May 26, 2017, 10:43 AM
Alhagie Jobe, deputy editor-in-chief of the Daily Observer newspaper, and Mbye Bittaye, yesterday applied for bail at the Kanifing Magistrates’ Court before Magistrate Hilary Abeke.
Alhagie Jobe was arraigned on a six-count charge of seditious intent, seditious publication, possession of seditious publication, giving false information to a public officer, forgery, and making document without authority.
Mbye Bittaye was charged with unlawful inquiries relating to possibility of forgery.
They denied the charges.
When the case was announced, the police prosecutor, Superintendent Joof, told the court that the accused persons were still at the remand wing of the prison, as a result of the misunderstanding between the police and the orderly.
He then apologised for the absence of the accused persons in court and applied for a stand down of the case.
However, Lawyer E. Jah, one of the defence counsel, objected to the stand down, arguing that it was quite evident that the prosecution did not intent to proceed with the case.
“They have not been provided with the written consent from the Attorney General’s Chambers, and they did not look like they have a witness,” counsel Jah submitted.
He further submitted that the stand down was not proper, and the prosecution should apply for an adjournment.
Superintendent Joof then rose again, and applied for an adjournment.
Defence counsel E. Jah also rose again and submitted that due to the delay by the prosecution to provide consent from the AG’s Chambers to proceed with the case, it was proper for the court to consider granting the 1st accused person bail.
He submitted that it was trite law that bail should be in favour of the accused person, unless the prosecution could show a cogent reason.
“It is therefore not for the defence to show why the accused should be granted bail,” he said.
The court ought to consider its discretion judicially and judiciously, he added.
The constitution which, according to him, makes it clear that the prosecution needs time to prepare and prosecute the case or if it appeared that the case could not be tried within a reasonable time, the court should consider granting bail to the accused person.
“In granting bail, the court should consider whether the accused person is at risk of absconding or interfering with the investigation. With regards to the 1st accused the investigation ought to have been completed, he has already been in custody since 8 February 2013,” counsel added.
The particulars of the offence show what the facts are in the six counts, that alleged that he published an article on either the 12 December 2012 or 19 December 2012, he continued, adding that those articles were not in the Daily Observer on those days.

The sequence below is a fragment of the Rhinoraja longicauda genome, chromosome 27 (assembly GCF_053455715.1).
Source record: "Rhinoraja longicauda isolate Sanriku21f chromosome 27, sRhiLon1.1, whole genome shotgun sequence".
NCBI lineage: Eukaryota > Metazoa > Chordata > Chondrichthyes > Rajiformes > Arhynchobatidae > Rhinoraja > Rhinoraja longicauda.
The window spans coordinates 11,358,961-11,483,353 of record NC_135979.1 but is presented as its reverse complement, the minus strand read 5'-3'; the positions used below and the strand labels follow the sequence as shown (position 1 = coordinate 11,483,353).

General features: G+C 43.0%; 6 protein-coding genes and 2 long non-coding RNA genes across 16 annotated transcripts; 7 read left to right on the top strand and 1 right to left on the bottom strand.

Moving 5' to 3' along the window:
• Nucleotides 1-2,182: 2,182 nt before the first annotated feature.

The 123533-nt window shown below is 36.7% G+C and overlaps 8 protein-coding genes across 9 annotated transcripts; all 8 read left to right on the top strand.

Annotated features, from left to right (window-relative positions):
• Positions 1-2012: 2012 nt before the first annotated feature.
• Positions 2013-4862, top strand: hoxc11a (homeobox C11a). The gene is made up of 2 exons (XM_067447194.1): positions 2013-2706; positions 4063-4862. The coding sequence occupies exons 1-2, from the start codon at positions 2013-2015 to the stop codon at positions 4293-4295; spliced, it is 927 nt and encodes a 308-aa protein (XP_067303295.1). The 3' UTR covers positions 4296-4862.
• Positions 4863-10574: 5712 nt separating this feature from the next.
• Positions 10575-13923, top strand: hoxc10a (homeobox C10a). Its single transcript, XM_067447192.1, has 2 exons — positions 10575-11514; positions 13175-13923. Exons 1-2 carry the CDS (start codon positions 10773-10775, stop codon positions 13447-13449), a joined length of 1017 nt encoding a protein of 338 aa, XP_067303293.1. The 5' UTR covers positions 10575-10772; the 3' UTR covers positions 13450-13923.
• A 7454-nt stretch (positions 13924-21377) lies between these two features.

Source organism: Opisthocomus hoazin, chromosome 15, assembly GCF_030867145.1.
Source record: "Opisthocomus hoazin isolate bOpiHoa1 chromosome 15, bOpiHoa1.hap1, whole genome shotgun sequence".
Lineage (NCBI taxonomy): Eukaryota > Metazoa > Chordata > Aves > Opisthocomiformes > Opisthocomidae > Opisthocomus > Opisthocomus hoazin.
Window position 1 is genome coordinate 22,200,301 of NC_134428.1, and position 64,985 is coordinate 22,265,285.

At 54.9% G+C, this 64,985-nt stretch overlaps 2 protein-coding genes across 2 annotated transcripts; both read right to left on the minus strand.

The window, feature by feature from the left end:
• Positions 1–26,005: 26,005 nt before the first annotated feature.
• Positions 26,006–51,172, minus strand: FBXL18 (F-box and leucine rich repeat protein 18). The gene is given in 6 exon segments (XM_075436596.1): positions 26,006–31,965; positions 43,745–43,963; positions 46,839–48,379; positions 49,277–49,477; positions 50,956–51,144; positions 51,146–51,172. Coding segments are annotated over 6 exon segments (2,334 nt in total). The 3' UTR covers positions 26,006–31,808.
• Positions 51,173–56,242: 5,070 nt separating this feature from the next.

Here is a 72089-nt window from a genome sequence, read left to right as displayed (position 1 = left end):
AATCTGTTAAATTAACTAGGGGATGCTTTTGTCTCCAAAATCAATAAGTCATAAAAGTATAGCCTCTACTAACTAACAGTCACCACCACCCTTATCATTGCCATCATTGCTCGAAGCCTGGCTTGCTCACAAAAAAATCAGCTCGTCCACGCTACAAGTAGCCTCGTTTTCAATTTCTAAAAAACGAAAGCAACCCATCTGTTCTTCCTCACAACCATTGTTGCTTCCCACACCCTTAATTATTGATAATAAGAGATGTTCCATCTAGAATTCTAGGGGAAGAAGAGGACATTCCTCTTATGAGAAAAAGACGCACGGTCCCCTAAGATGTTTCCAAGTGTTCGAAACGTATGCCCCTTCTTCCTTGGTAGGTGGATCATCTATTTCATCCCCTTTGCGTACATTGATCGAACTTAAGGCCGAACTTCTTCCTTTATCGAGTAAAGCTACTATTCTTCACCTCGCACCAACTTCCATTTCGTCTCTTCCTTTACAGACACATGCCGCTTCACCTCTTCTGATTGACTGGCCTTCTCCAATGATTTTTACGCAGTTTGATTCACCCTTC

“The accused had a good defence and had no reason to abscond the jurisdiction and he had not done anything to suggest that he wanted to abscond. The security services have his travel documents,” counsel further submitted.
He added that the accused is a responsible citizen who was employed by the said company, and he has been working there since 2001.
Keeping him in custody would seriously jeopardise his job, and cause him and his family unnecessary hardship, he said.
Counsel said the accused has landed property, and all his family are within the jurisdiction as respectable citizens who are willing to stand as sureties.
Also all these offences are bailable, and there is presumption of innocent in favour of the accused person, and it was for the prosecution to provide facts and not assumptions.
He then urged the court to grant the 1st accused bail.
Defence counsel S. Gaye, also submitted that the prosecution’s failure to produce the 2nd accused person in court and to proceed with the trial, was unconstitutional.
“The 2nd accused had been in detention since 5 March 2013, and in light of this reason, we are applying to the court to exercise it discretion judicially and judiciously to grant the 2nd accused bail,” counsel Gaye submitted.
“The 2nd accused is a responsible man who works in a reputable company, Africell Gambia Limited. He has been employed since 2007, and he is currently the senior event and sponsorship coordinator at the said company,” he added.
Counsel said the 2nd accused wished to be outside to resume his service and employment at the said company, as he is the breadwinner of his family, and has a five-year-old daughter and an 18-month son.
The continuous detention would cause hardship to his family and, if granted bail, he would not abscond the jurisdiction.
He also cited the criminal code and the constitution.
In response, Superintendent Joof objected to the defence counsel bail application, and restated that they were yet to acquire the consent to prosecute from the AG’s Chambers.
He said the accused persons being with their families or surrendering their travel documents could not make them not to abscond.
The case was then adjourned till 26 March 2013, for ruling.